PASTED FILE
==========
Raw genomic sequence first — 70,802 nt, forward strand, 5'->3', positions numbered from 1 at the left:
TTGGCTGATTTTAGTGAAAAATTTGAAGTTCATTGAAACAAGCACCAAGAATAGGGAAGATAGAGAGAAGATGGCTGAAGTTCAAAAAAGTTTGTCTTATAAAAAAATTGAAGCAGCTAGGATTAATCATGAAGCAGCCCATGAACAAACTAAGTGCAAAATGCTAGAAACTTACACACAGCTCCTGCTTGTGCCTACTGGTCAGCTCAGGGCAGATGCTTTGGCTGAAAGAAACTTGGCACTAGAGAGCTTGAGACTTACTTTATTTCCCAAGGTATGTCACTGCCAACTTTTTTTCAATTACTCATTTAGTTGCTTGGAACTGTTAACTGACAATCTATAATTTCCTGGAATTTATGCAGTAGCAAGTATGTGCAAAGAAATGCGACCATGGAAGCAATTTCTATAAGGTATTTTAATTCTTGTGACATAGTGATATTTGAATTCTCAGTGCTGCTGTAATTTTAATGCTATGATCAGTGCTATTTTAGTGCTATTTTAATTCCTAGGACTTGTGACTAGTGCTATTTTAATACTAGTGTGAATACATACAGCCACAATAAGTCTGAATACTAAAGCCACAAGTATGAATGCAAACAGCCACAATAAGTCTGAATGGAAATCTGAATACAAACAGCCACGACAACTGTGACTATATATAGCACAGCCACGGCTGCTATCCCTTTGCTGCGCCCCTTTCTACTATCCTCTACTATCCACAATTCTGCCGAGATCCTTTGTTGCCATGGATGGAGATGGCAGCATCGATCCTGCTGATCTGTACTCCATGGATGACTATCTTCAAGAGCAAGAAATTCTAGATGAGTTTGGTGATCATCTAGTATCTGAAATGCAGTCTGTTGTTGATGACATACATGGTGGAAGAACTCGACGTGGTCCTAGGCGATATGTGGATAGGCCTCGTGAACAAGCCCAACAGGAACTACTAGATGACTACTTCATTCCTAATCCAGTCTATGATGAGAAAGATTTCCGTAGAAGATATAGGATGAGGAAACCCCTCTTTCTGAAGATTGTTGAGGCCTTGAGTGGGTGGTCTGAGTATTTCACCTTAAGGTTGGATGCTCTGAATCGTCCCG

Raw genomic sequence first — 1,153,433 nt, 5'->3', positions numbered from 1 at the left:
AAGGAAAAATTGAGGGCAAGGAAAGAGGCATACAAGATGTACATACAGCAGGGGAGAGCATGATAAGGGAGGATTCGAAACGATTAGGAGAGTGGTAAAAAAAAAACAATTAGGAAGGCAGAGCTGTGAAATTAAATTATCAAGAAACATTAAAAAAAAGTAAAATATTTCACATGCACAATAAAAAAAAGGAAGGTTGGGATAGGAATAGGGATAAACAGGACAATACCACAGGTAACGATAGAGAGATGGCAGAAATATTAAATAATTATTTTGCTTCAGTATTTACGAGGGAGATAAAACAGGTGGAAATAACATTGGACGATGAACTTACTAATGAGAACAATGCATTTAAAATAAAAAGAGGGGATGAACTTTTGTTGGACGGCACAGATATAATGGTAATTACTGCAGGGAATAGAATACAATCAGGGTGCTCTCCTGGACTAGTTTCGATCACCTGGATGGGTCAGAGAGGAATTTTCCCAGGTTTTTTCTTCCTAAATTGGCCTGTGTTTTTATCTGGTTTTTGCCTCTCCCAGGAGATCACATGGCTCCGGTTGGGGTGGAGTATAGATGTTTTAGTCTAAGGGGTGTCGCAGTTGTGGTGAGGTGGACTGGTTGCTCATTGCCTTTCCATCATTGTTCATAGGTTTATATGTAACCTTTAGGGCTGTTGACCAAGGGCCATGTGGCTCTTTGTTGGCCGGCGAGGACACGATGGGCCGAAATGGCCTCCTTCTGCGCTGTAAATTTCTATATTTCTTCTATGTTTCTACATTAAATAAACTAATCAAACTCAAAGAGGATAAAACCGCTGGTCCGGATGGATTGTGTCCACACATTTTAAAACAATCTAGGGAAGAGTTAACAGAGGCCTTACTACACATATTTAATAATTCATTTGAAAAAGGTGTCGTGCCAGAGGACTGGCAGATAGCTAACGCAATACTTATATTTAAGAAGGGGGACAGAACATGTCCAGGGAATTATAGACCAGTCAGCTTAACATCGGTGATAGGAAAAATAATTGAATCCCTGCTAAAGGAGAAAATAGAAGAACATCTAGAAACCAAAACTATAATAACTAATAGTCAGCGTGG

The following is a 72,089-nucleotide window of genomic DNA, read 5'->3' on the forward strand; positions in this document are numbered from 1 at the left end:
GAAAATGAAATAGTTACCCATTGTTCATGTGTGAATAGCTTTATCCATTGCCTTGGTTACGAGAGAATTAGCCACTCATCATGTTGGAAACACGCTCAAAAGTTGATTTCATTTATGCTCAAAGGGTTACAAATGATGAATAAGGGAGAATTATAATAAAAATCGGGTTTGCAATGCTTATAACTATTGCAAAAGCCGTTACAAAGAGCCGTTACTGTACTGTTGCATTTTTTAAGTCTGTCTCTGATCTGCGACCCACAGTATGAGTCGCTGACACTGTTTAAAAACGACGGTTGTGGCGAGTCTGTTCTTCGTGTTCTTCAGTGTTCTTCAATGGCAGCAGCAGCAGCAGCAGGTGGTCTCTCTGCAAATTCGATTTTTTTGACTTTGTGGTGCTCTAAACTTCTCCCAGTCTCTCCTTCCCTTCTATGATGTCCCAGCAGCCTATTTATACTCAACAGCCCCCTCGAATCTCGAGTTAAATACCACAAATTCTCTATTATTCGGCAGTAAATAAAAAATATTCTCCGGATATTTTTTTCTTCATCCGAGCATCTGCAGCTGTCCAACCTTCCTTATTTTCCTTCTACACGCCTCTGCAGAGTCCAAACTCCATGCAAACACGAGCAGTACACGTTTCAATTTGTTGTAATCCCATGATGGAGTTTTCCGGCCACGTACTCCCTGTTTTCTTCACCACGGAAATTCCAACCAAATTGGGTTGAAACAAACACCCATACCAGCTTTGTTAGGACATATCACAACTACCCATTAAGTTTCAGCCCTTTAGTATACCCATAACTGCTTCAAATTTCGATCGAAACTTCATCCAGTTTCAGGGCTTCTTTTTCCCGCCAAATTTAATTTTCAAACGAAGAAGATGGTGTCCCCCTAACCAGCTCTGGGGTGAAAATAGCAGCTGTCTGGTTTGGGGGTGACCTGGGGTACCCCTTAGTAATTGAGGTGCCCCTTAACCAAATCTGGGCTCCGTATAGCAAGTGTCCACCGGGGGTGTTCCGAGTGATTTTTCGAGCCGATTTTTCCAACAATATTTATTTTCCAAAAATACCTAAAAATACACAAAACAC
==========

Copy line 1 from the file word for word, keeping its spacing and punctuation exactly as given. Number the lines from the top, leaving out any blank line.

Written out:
Raw genomic sequence first — 70,802 nt, forward strand, 5'->3', positions numbered from 1 at the left: